What is the deal with this cold weather?? “Arctic air mass drives through the south” says one TV station. Wrap water pipes, leave faucets dripping, cover outside plants? What? It’s not very often that my part of the south hears things like this and that’s one of the reasons I like it here so much. Long summers and mild winters are right up my alley. But I guess we need some below freezing weather every once in a while to kill all the mosquitoes.A funny thing I have noticed is the increased number of people jogging or walking or riding their bikes when the weather is really cold. That’s right, increased. When I’m out with the dogs in the mornings I see them coming by and I’ve decided it must be people from the northern climates who are just trying to show us what wimps we are for staying inside when its 15 degrees outside.
Well, they can have the cold. I’m staying inside to bake. And here is one of the things that came out of my oven this weekend, Harvest Grain Wheat Baguette. Lately, I have been using the bread recipes from Artisan Bread in Five Minutes a Day by Jeff Hertzberg and Zoe Francois. It isn’t quite as quick and easy as it sounds, you do have to spend a little time mixing the initial batch of dough, and the five minutes a day don’t include resting and baking time, but it makes it so easy to have dough around so you can bake bread every day if you want. The recipes in the book all use the same technique for mixing the dough without kneading, letting it rise, and then refrigerating it and using pieces of the dough over as much as two weeks’ time. Once you have the technique down, you can pretty much make any type of bread this way. It works great and the bread is delicious.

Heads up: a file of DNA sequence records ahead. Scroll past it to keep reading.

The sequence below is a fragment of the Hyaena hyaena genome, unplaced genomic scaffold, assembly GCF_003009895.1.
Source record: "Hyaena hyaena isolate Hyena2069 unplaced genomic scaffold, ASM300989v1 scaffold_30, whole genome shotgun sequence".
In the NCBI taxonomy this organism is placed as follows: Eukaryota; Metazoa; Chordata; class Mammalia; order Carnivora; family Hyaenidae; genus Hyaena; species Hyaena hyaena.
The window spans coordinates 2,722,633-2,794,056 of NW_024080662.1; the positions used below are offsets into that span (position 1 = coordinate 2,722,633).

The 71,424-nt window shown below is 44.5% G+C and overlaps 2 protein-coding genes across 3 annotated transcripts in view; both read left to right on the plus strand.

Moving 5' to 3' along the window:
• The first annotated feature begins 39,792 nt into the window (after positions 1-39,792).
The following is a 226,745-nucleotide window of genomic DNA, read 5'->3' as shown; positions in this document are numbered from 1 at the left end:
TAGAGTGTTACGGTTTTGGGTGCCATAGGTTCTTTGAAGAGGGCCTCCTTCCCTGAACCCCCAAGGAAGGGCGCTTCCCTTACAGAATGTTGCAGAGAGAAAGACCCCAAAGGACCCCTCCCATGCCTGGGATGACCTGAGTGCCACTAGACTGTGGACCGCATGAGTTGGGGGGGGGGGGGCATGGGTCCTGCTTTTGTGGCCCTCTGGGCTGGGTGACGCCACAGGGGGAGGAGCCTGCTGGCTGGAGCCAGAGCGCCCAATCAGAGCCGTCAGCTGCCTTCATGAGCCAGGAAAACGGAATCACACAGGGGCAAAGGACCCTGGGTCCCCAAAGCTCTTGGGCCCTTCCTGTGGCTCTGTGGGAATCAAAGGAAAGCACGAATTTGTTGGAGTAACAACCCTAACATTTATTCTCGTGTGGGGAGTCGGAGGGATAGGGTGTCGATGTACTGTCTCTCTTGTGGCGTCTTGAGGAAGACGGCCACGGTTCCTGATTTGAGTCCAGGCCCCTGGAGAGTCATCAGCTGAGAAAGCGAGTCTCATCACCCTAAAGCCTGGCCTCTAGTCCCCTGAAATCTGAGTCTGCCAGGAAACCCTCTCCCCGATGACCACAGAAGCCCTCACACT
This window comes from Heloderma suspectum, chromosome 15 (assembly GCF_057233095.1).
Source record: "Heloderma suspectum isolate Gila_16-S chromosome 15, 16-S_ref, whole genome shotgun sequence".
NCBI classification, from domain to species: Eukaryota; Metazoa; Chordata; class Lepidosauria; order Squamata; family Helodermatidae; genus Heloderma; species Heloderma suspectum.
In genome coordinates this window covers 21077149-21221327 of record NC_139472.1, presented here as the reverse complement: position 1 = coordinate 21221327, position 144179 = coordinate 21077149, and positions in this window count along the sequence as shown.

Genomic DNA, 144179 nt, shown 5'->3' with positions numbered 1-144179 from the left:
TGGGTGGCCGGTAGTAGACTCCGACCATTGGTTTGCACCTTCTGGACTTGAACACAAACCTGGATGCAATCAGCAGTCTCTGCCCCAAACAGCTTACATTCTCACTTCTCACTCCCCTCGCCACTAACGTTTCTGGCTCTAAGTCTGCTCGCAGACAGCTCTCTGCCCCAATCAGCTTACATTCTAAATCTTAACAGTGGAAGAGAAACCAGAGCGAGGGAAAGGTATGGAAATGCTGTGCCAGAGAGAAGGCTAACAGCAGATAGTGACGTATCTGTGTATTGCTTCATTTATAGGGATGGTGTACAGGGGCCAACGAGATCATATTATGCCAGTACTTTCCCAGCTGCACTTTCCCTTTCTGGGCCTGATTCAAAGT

I used the Light Whole Wheat Bread recipe in the book as the starting point for my baguette dough. The whole wheat flour I used was Organic 12-Grain Flour Blend and the grain mix was Harvest Grains Blend, both of which I ordered from King Arthur Flour. You could use any whole wheat flour and add in any kind of grain to the dough that you have, though. I’m planning to bake some of this in a loaf pan tomorrow and use it for sandwiches.
Harvest Grain Wheat Baguette
adapted from Artisan Bread in Five Minutes a Day
makes four 1 pound loaves
- 3 cups lukewarm water
- 1 1/2 tablespoons granulated yeast (1 1/2 packets)
- 1 tablespoon kosher salt
- 1 cup seed and grain mix, plus more for the topping
- 1 1/2 cups whole wheat flour, plus more for the pizza peel
- 4 1/4 cups bread flour
- Mix the yeast and salt with the water in the bowl of a stand mixer or in a large storage container if mixing by hand, then add the grain mix.
- Mix in the remaining dry ingredients with the dough hook or a spoon just until incorporated.
- Cover (not airtight), and allow to rest at room temperature until the dough rises and collapses or flattens on top, about 2 hours.
- The dough can be used immediately after this initial rise, or refrigerated in a lidded storage container to use over the next 14 days.
- On baking day, preheat the oven to 450 degrees with a baking stone placed on the middle rack. Place an empty broiler tray on any other shelf that won’t interfere with the rising bread.
- Dust the surface of the dough with flour and cut off a 1 pound (grapefruit size) piece. Dust the piece with more flour and shape it into a ball by stretching the surface of the dough around to the bottom on all four sides, rotating the ball a quarter-turn as you go. Once it’s cohesive, begin to stretch and elongate the dough, dusting with additional flour as necessary. Roll the dough back and forth to form a cylinder about 2 inches in diameter. Place the loaf on a pizza peel generously dusted with whole wheat flour and allow to rest for 20 minutes.
- After the dough has rested, paint water over the surface of the loaf with a pastry brush. Slash the loaf with diagonal cuts using a serrated knife. Sprinkle with the grain mix and press in very lightly.
- Slide the loaf directly onto the hot stone. Pour 1 cup of hot water into the broiler tray and quickly close the door. Bake for about 25 minutes, or until deeply browned and firm to the touch.
- Allow to cool on a rack before cutting or eating.